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Q: What are some of the challenges of new vacuum-coated product scale-up? Part 1 of 3

By Dr. Charles A. Bishop  
 
A: I regularly get asked advice about scaling up a process where there is a belief that all the research and development (R&D) work has been done. Samples of the desired coating have been produced, the decision has been made to scale-up, and often this means scale-up directly to the final production system. Usually this will be the questioner’s first opportunity to scale-up a process and so they do not have experience to help them. 
 
The process of scale-up can be looked at as how to reduce the risk. There are several potential risks: 1) the risk the process does not work as desired; 2) the cost of scale-up is more than predicted; 3) the delivery of the system or product is late; or all of these. 
 
Where does the risk come from? 
In my experience, there is often a technology gap between the production of samples during R&D and the proposed production process. It is typical for samples to have been produced with very different process conditions than those specified for the production system, ignoring the fact that changes in process conditions can change the nature of the coating that might, in turn, affect the properties of the coating produced. With laboratory systems it is common that if there is a process failure or the product is out of specification, it is written off as being a problem of the laboratory system. If the failure is due to poor control, this might represent a small risk when scaling up, but if the failure is due to an unidentified variable, this will potentially be a big risk when scaling up.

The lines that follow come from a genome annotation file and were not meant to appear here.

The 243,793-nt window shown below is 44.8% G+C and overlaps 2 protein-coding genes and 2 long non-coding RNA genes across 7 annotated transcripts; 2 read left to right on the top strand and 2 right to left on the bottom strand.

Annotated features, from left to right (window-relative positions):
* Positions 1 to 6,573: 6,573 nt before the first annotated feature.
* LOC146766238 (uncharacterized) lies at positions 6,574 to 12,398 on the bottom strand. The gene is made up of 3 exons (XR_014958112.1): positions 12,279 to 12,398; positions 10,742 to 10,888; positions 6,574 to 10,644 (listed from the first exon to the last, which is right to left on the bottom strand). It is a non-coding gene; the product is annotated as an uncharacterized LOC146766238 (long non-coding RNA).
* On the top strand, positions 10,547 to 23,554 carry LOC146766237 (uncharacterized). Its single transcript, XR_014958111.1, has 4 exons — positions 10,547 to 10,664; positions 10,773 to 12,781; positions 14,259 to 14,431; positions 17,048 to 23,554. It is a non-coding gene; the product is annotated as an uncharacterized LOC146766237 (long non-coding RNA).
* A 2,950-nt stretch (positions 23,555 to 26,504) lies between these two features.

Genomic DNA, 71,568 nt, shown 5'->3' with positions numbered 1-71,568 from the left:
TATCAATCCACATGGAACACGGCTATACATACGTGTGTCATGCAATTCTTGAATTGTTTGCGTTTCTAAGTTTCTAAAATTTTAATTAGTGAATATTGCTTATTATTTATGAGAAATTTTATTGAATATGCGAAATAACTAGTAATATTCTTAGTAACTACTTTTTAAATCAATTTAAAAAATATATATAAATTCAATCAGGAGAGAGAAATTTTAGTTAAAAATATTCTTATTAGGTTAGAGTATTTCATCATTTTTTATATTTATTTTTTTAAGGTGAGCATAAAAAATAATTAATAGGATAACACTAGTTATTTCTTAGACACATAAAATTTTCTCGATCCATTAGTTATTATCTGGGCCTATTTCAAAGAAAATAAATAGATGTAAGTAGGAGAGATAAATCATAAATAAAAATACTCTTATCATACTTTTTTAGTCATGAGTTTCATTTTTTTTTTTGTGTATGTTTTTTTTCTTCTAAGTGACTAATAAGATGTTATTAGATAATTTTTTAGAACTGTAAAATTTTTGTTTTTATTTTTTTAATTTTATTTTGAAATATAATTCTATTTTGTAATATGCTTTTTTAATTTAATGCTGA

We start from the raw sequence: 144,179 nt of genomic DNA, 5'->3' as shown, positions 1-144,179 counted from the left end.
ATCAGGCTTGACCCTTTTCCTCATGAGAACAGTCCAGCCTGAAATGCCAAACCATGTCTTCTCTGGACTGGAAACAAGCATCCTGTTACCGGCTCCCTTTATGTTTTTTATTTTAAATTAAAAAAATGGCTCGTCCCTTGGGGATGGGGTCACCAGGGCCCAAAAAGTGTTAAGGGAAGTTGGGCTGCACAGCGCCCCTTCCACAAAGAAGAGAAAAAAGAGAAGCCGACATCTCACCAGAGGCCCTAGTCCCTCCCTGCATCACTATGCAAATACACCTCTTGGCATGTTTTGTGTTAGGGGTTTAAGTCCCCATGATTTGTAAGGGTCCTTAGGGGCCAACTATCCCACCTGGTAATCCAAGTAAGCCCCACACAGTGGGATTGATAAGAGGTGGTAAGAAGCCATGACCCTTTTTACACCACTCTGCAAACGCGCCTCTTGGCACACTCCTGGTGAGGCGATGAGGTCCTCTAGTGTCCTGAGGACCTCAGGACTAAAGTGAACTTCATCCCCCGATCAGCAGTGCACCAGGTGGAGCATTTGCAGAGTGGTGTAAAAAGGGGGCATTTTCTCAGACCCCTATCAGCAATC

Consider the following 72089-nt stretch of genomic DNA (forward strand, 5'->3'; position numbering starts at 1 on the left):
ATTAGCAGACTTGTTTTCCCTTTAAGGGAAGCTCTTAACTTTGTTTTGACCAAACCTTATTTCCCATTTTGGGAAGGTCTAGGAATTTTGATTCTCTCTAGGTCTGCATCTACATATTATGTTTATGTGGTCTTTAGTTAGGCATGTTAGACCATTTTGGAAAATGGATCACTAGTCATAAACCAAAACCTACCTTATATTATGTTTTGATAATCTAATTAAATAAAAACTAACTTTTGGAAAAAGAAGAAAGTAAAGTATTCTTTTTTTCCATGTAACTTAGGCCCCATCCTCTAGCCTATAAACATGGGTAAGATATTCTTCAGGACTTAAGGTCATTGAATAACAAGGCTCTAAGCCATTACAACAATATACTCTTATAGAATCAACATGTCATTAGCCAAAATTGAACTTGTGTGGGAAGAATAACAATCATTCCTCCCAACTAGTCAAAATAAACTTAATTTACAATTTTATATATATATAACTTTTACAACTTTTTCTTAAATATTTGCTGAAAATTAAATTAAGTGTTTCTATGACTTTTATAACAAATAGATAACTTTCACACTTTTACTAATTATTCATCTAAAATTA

When producing specifications for the production system, there is often pressure to increase the winding speed and deposition rate to reduce the cost per sq meter of coating. I have seen this include a change of source type from sputtering to evaporation because this meant an increase in productivity by a couple of orders of magnitude or more. If all that is required of the coating is that it needs to be a bright, shiny metallic coating, this might be regarded as low-risk, but if there are more specific technical attributes that are required such as optical and/or electrical properties, this risk will be much higher.

Read more: Q: What are some of the challenges of new vacuum-coated product scale-up? Part 1 of 3


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